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Defending life from the moment of conception

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News, 28 December 2000

28 December 2000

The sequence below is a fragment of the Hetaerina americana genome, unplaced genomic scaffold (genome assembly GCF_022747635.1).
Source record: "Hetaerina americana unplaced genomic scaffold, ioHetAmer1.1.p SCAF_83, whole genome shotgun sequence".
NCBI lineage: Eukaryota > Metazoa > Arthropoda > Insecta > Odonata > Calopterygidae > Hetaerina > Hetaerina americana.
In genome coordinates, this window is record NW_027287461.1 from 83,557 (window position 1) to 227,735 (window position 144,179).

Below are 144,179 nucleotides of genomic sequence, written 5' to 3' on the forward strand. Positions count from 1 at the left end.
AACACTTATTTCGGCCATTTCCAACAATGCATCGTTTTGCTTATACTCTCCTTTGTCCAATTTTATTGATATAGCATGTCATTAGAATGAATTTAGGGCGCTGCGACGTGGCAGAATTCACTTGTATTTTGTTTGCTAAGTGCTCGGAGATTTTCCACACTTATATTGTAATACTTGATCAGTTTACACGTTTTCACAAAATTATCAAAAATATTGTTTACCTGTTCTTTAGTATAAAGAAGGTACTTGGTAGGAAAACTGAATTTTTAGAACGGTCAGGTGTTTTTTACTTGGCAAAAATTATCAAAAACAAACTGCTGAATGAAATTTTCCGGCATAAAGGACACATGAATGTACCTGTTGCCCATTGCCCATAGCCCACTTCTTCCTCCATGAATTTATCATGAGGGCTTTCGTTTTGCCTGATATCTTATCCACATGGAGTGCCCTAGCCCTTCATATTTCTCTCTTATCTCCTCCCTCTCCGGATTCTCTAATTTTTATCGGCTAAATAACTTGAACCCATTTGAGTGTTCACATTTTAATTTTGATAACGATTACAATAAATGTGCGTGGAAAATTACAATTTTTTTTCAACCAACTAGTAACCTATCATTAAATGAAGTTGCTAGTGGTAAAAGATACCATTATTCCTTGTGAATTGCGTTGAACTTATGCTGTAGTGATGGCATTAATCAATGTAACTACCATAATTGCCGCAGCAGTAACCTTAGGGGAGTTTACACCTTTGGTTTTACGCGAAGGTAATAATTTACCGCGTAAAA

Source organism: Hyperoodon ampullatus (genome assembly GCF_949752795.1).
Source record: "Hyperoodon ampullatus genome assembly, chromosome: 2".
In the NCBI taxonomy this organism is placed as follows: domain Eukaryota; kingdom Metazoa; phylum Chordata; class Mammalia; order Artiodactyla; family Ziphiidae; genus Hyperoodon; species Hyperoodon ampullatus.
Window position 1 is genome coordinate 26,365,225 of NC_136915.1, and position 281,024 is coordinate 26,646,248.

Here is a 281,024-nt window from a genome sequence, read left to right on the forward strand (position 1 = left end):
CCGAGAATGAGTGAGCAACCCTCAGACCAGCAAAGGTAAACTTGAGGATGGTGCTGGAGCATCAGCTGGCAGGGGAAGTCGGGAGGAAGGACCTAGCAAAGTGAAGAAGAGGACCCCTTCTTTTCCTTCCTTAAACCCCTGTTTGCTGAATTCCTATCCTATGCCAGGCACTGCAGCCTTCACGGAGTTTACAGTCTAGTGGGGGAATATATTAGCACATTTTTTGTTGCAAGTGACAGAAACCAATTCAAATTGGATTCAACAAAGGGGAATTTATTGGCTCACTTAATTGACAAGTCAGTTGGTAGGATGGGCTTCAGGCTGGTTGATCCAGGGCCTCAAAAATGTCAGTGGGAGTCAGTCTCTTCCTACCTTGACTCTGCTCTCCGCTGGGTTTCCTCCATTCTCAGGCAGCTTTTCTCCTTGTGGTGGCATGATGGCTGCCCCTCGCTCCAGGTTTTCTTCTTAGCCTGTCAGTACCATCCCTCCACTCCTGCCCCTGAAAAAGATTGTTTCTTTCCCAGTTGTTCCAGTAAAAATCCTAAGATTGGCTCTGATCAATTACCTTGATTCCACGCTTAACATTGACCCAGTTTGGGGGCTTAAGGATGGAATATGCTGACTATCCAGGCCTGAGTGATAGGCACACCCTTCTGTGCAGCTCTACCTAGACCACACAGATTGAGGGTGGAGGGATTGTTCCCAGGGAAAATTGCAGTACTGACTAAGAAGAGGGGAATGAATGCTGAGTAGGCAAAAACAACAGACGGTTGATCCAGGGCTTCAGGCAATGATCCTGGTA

28 December 2000 The Roman Catholic bishops of Scotland have condemned the morning-after pill because it can induce an early abortion. In a pastoral letter to the country's Catholics, the bishops criticised the decision by the British government to make the drug available from pharmacists and observed that it can prevent a newly conceived human embryo from implanting in his or her mother's womb. The bishops affirmed: "In this case it is a form of early abortion. The Church cannot remain silent on this issue, given the gravity of what is being proposed. In stating these simple facts, the Church is not seeking to impose its judgement on others. Rather we aim to propose for public consideration the truth about these drugs and their effects." [BBC News online, 27 December 2000 ; EWTN News, 28 December 2000 ] The National Pharmaceutical Association in the UK has announced that the abortifacient morning-after pill will not be nationally available from pharmacists without prescription until the end of next month. The British government plans to reclassify the morning-after pill as a drug available from pharmacists to women over 16 without prescription from next Monday. Paul Tully, general secretary of SPUC, welcomed the delay as "a chance to rethink an irresponsible and potentially disastrous change to social policy". Mr Tully continued: "This is a breathing space during which we shall seek to raise public awareness of this potent drug. It is an abuse of medicine and it encourages the abuse of women." [SPUC media release, 27 December 2000 ] Pope John Paul II has linked violence in the Holy Land and Indonesia to abortion and euthanasia as components of the same culture of death. In his traditional Christmas Urbi et Orbi address, the Pope said that abortion and euthanasia were "alarming signs of the culture of death, which pose a serious threat for the future". Turning to euthanasia in particular, he observed: "The temptation is becoming ever stronger to take possession of death by anticipating its arrival, as though we were masters of our own lives or the lives of others." [Zenit news agency, 25 December 2000] Researchers in England have developed a new way of preventing miscarriages by killing potential miscarriage victims before they are implanted inside their mothers' wombs. Doctors at Guy's and St Thomas's hospitals in London have revealed a new technique for screening out embryos with so-called chromosomal translocations using in vitro fertilisation technology [pre-implantation genetic diagnosis]. Women who carry the genetic anomaly which leads to so-called chromosomal translocations, which are thought to cause thousands of miscarriages each year, can choose to generate embryos in a test-tube and then accept only those who are most likely to be born healthy. [The Sunday Times, 24 December 2000 ] Gerhard Schröder, the German chancellor, has been widely criticised after he urged a review of the country's laws banning embryo experimentation. Mr Schröder refused to rule out research on cloned human embryos, insisting that it would be irresponsible to wear "ideological blinkers". He warned that Germany could fall behind other countries and "be forced to import what is banned here". It is reported that his comments were criticised by opposition politicians, church leaders and eminent scientists. [Daily Telegraph, 27 December] A federal appeals court in the United States has reinstated an abortion clinic buffer zone law in Massachusetts which was deemed unconstitutional by a lower court last month [see news digest for 21 November ]. The lower court had decided that the law infringed the right to free speech of pro-life demonstrators, but the 1st US Circuit Court of Appeals judged that a perceived threat to public safety outweighed other concerns. The buffer zone law can now be enforced while its constitutionality is considered further. [AP, via Yahoo! News, 22 December ]

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